Apple’s Stock Pops On Earnings Beat, Announces $100 Billion Share Repurchase Program

Apple handily beat Wall Street’s expectations in its fiscal second quarter, thanks to double-digit gains in its services business, wearables and iPhone revenue.
The company reported quarterly earnings per share of $2.73, up 30% from a year ago an…

Apple handily beat Wall Street’s expectations in its fiscal second quarter, thanks to double-digit gains in its services business, wearables and iPhone revenue. The company reported quarterly earnings per share of $2.73, up 30% from a year ago and exceeding consensus analyst estimates of $2.67. Quarterly revenue rose 16% to $61.1 billion, topping projections of $60.82 billion. Investors have worried about soft sales of the flagship iPhone X, which was the first smartphone…

Apple Announces $100 Billion Stock Buyback, Tops Quarterly Earnings Forecasts

Apple turned in another quarterly beat with revenue up 16% to $61.1 billion and earnings per share up 30% — and announced a whopping $100 billion share buyback program. “Given our confidence in Apple’s future, we are very happy to announce …

Apple turned in another quarterly beat with revenue up 16% to $61.1 billion and earnings per share up 30% — and announced a whopping $100 billion share buyback program. “Given our confidence in Apple’s future, we are very happy to announce that our board has approved a new $100 billion share repurchase authorization and a […]

Tech World’s Winners & Losers After a Wild Week of Earnings, From Amazon to Apple

If you had better things to do this week than sit around and track the quarterly earnings reports of tech giants, don’t worry, we’ve got you covered.

With heavyweights like Facebook, Amazon, Apple, and Google all reporting this week, let’s take a look at the winners and losers:

Winner: Amazon

Amazon is not only selling an unreal amount of products — accounting for about half of all online holiday shopping — but regularly turns a profit while doing so. Amazon posted its 11th straight quarterly profit on Thursday, netting nearly $2 billion.

Also Read: Will Amazon Add Target to Its Cart in 2018?

Wall Street is ordering more shares on Friday, as the company jumped 5 percent in early trading to scrape its all-time high of about $1,464.

Now let’s all sit back and watch the remaining 20 city candidates for Amazon’s “HQ2” fall over themselves trying to woo CEO Jeff Bezos.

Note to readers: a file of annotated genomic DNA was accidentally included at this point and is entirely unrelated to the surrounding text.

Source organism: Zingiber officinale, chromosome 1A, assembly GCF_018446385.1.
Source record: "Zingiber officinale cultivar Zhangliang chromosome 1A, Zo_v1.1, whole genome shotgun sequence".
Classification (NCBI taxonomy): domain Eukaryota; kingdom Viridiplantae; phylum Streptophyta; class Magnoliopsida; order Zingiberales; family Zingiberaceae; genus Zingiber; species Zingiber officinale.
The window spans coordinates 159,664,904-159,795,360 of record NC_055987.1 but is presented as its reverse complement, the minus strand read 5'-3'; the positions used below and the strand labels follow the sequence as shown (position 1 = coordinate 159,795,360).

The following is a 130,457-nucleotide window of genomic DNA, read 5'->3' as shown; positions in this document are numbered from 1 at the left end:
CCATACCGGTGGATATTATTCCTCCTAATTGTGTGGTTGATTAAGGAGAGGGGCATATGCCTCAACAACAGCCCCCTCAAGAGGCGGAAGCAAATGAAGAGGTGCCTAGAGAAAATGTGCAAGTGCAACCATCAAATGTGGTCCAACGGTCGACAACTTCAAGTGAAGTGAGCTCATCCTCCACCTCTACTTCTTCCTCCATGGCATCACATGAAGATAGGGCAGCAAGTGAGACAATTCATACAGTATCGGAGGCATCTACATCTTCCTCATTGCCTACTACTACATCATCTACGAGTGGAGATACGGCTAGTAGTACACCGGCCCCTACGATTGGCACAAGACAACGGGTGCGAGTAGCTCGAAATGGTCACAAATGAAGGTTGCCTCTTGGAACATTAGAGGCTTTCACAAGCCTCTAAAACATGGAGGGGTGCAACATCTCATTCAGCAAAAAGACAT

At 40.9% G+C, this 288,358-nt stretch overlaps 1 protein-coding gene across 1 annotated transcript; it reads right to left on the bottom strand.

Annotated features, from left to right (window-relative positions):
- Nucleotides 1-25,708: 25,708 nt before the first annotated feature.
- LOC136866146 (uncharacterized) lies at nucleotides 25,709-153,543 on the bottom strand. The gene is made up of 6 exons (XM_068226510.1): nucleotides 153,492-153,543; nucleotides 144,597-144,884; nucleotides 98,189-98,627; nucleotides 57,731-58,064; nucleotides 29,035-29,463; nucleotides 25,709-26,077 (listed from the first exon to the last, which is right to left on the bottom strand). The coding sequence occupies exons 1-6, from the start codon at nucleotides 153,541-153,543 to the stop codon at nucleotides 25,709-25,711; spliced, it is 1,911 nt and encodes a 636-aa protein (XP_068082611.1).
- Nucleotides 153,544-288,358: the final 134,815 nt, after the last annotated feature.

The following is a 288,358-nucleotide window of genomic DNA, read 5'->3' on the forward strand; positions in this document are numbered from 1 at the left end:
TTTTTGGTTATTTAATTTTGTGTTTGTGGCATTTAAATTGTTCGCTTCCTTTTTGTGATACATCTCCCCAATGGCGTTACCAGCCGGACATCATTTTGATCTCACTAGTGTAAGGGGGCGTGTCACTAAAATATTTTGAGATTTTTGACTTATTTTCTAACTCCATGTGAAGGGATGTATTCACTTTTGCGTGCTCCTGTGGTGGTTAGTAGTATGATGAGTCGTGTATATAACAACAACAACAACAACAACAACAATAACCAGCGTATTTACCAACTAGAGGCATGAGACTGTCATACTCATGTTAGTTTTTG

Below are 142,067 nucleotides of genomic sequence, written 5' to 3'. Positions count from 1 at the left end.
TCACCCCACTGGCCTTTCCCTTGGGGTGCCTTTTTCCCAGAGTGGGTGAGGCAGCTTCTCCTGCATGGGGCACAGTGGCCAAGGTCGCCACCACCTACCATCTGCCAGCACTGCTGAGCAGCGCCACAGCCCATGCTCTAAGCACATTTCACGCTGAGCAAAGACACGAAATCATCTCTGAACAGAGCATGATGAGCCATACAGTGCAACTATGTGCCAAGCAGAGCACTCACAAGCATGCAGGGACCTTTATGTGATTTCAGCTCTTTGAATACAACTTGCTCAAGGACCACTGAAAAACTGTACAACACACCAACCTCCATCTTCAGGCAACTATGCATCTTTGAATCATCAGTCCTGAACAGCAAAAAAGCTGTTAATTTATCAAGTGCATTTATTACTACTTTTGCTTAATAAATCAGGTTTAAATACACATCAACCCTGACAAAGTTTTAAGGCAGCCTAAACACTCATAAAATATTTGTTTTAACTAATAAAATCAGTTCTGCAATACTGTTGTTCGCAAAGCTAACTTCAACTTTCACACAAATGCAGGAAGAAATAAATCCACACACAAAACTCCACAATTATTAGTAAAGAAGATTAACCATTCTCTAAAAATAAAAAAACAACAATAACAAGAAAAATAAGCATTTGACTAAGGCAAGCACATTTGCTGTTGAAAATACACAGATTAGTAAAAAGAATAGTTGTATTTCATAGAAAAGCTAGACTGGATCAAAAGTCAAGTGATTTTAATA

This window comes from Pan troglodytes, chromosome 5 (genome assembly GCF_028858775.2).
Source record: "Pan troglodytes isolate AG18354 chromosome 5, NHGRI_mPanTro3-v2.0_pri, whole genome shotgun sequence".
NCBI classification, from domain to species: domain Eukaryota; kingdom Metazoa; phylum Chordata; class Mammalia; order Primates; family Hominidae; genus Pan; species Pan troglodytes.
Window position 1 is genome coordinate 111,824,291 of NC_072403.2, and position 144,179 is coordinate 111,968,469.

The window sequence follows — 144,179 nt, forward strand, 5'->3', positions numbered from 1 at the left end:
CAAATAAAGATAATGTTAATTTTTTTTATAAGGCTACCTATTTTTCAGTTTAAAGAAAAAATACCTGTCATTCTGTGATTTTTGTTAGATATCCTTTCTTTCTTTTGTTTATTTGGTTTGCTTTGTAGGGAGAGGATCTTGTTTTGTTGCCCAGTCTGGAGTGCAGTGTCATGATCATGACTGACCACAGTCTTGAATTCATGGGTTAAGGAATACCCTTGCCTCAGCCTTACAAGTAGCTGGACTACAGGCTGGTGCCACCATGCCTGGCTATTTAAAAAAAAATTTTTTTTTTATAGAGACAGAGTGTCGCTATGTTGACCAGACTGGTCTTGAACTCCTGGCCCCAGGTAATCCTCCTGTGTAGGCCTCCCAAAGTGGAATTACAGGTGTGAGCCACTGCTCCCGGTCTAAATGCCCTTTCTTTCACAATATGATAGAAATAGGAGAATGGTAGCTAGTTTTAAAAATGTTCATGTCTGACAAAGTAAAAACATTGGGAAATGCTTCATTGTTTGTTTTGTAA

Loser: iPhone X

So much for the “supercycle,” or wave of phone upgrades Apple investors were banking on. Apple sold 77.3 million phones during its latest quarter — an ungodly amount of phones, to be sure, but still below Wall Street expectations of about 80 million. That also fell about a million short of its best iPhone sales quarter ever, achieved last year.

Maybe this is too harsh on Apple, but the world’s biggest company gets graded on a curve. Its tentpole iPhone X, released last October, was supposed to take the market by storm.

CEO Tim Cook touted its facial recognition technology and sleek, home button-less screen when it was first unveiled. But so far its $999 price tag has failed to drum up the support from Apple fanboys that was expected.

Also Read: iPhone Sales Disappoint as Apple Reports Meh Q1 Earnings

Winner: Apple’s Giant Stash of Cash

Here’s the thing for Apple, though: Even when things are bad, they’re still damn good. Lackluster iPhone sales were offset by an 18 percent year-over-year increase in services revenue, along with 1.3 billion devices activated within the Apple ecosystem, according to Gene Munster, managing partner at Loup Ventures.

The company’s $88.3 billion in sales was a quarterly record. And its fabled cash horde swelled to $284 billion — or $163 billion minus debt. Don’t be shocked if Apple makes more Shazam-esque acquisitions moving forward.

Also Read: Apple Will Soon Let You Disable iPhone-Slowing Battery ‘Feature’

Loser: Facebook’s News Feed

At least right now. Facebook is in the midst of overhauling its News Feed, aiming to replace viral videos with more “meaningful” interactions between family and friends. It looks like a necessity, with domestic users dropping for the first time ever — from 185 million to 184 million.